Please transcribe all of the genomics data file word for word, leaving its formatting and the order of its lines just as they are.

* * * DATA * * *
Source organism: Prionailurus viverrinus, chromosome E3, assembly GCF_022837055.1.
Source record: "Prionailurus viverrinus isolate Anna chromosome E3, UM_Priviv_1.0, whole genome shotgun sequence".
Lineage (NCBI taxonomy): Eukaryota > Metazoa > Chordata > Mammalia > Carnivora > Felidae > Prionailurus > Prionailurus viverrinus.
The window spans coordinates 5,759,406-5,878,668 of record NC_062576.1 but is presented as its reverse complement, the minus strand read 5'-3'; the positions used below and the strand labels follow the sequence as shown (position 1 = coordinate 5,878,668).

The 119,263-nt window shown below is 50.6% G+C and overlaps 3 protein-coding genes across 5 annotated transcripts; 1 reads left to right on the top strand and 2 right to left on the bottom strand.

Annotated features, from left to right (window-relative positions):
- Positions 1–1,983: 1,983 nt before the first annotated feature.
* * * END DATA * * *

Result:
Source organism: Prionailurus viverrinus, chromosome E3, assembly GCF_022837055.1.
Source record: "Prionailurus viverrinus isolate Anna chromosome E3, UM_Priviv_1.0, whole genome shotgun sequence".
Lineage (NCBI taxonomy): Eukaryota > Metazoa > Chordata > Mammalia > Carnivora > Felidae > Prionailurus > Prionailurus viverrinus.
The window spans coordinates 5,759,406-5,878,668 of record NC_062576.1 but is presented as its reverse complement, the minus strand read 5'-3'; the positions used below and the strand labels follow the sequence as shown (position 1 = coordinate 5,878,668).

The 119,263-nt window shown below is 50.6% G+C and overlaps 3 protein-coding genes across 5 annotated transcripts; 1 reads left to right on the top strand and 2 right to left on the bottom strand.

Annotated features, from left to right (window-relative positions):
- Positions 1–1,983: 1,983 nt before the first annotated feature.